Global markets were a mixed bag this week
The July 25 - 29 week was filled with surprises for investors, led by mixed performance on various exchanges. While some indices touched new highs during the week, others were engulfed in negative volatility.
On July 29, the Bank of Japan’s monetary policy decision discouraged the markets and investors shifted their focus to GDP data from the US for the last trading day of the month.
The Japanese central bank expanded some stimulus measures to boost the country's economic growth. However, the moves failed to meet the market's expectations, which led to the yen surging against the US dollar. The dollar's fall against the yen was its steepest in a month and fourth steepest this year. Crude oil, on both NYMEX and ICE, fell to its weakest level since April this year, heading for a monthly loss of about 16%.
Friday wasn't the only volatile session. Here's how the week went.
The Bombay stock exchange (BSE) closed nearly at the same level it saw on July 25.
The 30-share benchmark Sensex slumped nearly 6% to 28,051.86 on July 19, Friday, from the one-year high reached on Thurday. The Sensex had touched a new-high for 2016 by surging 184 points to 28208.62 on July 28.
National Stock Exchange (NSE) closed down 0.32% at 8,638.50 on July 29, after recording a 52-week high in the previous trading session. Even the NSE closed near the level it seen at the beginning of the week.
Market experts expect positive volatility for this index ahead, led by inflows of foreign money.
Vinod Nair, Head of Research, Geojit BNP Paribas Financial Services said, "The market dived as investors felt that the recent rally has outpaced the market valuation, while midcaps outperformed due to continued liquidity by FIIs. The GST bill is likely to be tabled next week and the prospect of its likely passage limits the extent of loss. BoJ’s moderate increase in stimulus failed to cheer the investors and kept the global markets mixed."
On a weekly basis, the Sensex cracked 248.62 points or 0.89%, while Nifty spurted 97.30 points or 1.13%, both the indexes have surged for the fifth consecutive month, a report on Hindu Businessline said.
Other indices' performance for the week July 25-29 are:
European shares have performing well for the past few weeks, cooling down in the post-Brexit era.
During this week, the DAX went from 10198.24-level on July 25 to 10337.50-level on July 29.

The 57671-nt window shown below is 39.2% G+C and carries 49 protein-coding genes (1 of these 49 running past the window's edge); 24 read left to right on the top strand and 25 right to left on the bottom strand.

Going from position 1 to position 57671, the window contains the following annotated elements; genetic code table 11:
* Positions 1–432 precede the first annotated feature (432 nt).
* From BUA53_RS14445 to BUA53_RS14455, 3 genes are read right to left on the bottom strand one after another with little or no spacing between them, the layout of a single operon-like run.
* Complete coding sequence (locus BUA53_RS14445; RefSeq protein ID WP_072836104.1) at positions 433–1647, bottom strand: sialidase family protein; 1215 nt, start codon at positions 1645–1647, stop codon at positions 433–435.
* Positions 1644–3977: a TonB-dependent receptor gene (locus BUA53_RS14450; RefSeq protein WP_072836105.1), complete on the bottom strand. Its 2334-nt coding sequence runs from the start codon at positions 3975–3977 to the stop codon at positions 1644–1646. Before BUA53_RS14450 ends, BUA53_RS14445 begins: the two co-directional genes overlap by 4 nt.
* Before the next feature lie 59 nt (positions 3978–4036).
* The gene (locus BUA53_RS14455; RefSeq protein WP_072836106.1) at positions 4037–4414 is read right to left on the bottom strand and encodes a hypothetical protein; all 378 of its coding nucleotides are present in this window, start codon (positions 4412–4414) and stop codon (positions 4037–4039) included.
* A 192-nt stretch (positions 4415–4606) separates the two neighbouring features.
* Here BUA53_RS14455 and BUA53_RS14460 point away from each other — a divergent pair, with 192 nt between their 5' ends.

Shares in Japan were a mixed bag during whole week, mostly surrounded by negative volatility.
NIKKEI 225 maintained its above 16,600-level for two trading sessions. Markets fell and came down to 16,569.27 on July 29 led by the BoJ policy disappointment.
The Federal Reserve left interest rates on hold following the latest policy meeting, which dampened investors interest on the share by dragging it below 16,480 level on July 28,2016.
China's stocks closed lower for the week.
After trading above the 3,000-level in the first two trading sessions of the week, the Shanghai SE Composite has been declining for three continous trading sessions from July 27-July 29.
Investors tapped the fall by exiting from small counters amid signs of a fresh regulatory supression on rampant speculation, which will hit excessively valued small caps, says Reuters report.
For the week, the Shanghai Composite was down 1.1%, and the CSI300 lost 0.7%, added Reuters.
This was one index that only saw decline throughout the week. On July 25, market opened at 18493.06 and declined by 62.12 points or 0.33% to 18,430.94 at the end of the week.
The Dow jones was impacted by the US Fed keeping the rates unchanged and weak GDP growth of United States.
The S&P 500 index closed up 3.54 points, or 0.2%, at 2,173.60, just shy of last Friday’s all-time closing high of 2,175.03. The large-cap benchmark briefly touched a record intraday high of 2,177.13.
Get Latest Business News, Stock Market Updates and Videos; Check your tax outgo through Income Tax Calculator and save money through our Personal Finance coverage. Check Business Breaking News Live on Zee Business Twitter and Facebook. Subscribe on YouTube.